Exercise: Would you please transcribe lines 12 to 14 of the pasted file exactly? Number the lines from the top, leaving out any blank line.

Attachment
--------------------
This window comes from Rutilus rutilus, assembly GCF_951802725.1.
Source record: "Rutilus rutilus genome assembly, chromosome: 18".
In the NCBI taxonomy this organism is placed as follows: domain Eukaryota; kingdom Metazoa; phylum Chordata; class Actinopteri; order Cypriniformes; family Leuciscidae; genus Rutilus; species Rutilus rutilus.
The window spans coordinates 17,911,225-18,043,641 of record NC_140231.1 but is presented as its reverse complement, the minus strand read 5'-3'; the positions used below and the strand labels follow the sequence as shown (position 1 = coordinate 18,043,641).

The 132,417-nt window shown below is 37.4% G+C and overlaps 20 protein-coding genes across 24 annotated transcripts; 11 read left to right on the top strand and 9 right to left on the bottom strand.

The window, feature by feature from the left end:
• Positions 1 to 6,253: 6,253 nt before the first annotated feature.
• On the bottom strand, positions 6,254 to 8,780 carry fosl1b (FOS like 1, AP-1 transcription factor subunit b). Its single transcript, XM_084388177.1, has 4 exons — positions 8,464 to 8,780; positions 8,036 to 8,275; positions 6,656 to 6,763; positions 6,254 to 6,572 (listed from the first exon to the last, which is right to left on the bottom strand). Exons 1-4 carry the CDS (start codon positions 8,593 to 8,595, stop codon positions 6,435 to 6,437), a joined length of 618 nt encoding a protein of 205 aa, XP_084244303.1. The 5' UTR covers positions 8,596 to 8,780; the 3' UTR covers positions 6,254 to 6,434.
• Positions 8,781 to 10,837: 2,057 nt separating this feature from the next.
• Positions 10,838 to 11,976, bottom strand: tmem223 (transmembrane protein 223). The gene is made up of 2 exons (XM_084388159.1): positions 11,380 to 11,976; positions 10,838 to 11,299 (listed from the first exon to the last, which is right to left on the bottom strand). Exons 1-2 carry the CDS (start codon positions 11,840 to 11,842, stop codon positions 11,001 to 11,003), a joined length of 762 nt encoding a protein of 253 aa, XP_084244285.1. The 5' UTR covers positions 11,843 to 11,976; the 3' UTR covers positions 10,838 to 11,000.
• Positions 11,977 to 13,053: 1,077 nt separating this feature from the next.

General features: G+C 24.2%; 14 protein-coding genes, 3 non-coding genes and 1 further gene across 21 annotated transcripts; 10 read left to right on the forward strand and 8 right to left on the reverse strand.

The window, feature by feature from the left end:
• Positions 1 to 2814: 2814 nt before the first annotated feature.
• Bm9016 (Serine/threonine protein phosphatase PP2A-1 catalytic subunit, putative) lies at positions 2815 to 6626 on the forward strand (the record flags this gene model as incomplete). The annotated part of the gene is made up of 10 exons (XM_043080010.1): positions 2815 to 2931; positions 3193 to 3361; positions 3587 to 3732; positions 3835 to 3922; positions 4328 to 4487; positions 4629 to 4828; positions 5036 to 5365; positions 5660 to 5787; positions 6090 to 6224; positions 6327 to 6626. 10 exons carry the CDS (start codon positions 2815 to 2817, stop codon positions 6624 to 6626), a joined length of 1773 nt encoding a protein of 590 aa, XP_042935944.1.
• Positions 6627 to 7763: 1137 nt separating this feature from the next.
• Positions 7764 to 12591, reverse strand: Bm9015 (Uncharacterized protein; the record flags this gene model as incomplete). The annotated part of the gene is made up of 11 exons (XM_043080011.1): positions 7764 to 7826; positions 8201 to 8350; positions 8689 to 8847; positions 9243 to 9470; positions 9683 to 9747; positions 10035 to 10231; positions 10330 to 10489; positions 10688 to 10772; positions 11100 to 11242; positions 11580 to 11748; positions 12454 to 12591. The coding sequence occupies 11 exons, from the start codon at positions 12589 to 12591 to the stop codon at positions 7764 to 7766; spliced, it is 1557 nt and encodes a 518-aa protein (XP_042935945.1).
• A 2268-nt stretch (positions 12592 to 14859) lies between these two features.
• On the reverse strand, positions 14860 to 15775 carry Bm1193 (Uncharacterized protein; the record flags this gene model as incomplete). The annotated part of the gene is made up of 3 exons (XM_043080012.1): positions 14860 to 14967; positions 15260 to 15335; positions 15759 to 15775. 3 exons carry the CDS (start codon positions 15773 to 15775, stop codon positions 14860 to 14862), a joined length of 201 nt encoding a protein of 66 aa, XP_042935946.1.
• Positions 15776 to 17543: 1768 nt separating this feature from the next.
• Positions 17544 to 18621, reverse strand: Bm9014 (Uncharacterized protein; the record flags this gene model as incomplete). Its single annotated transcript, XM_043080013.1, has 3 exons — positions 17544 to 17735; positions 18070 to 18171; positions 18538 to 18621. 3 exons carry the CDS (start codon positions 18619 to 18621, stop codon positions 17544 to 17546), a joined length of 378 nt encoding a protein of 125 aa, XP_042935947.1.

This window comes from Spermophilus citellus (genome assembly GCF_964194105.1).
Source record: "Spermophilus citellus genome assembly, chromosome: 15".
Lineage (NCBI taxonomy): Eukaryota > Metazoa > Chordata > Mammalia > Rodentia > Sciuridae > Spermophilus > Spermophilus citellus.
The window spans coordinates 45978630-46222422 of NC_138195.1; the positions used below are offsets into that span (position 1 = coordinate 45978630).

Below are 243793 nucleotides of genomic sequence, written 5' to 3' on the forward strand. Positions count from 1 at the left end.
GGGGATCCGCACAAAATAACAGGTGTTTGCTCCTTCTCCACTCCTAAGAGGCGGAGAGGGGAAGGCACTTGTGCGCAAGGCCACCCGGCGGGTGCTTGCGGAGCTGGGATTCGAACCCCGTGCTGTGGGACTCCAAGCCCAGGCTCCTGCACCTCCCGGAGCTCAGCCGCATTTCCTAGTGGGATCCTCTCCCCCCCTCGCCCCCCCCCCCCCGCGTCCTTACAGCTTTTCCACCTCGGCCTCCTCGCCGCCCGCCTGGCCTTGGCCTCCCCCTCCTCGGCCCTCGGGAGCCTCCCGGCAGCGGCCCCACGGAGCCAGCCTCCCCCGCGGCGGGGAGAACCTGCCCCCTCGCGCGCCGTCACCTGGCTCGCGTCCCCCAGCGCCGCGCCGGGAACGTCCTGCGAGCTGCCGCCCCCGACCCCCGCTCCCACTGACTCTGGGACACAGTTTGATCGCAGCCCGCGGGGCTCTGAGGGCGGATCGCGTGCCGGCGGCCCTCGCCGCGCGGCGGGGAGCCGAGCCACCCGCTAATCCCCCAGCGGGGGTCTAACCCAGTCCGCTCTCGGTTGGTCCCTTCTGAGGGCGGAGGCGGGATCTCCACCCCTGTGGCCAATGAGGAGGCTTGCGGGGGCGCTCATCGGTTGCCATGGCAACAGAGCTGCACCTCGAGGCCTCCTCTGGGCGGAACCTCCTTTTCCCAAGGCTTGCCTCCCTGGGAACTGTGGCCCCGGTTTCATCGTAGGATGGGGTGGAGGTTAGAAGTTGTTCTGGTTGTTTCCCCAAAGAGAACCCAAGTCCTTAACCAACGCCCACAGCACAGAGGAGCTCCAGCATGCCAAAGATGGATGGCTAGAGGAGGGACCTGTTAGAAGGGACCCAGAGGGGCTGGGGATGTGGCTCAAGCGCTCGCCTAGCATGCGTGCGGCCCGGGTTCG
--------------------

General features: G+C 24.2%; 14 protein-coding genes, 3 non-coding genes and 1 further gene across 21 annotated transcripts; 10 read left to right on the forward strand and 8 right to left on the reverse strand.

The window, feature by feature from the left end:
• Positions 1 to 2814: 2814 nt before the first annotated feature.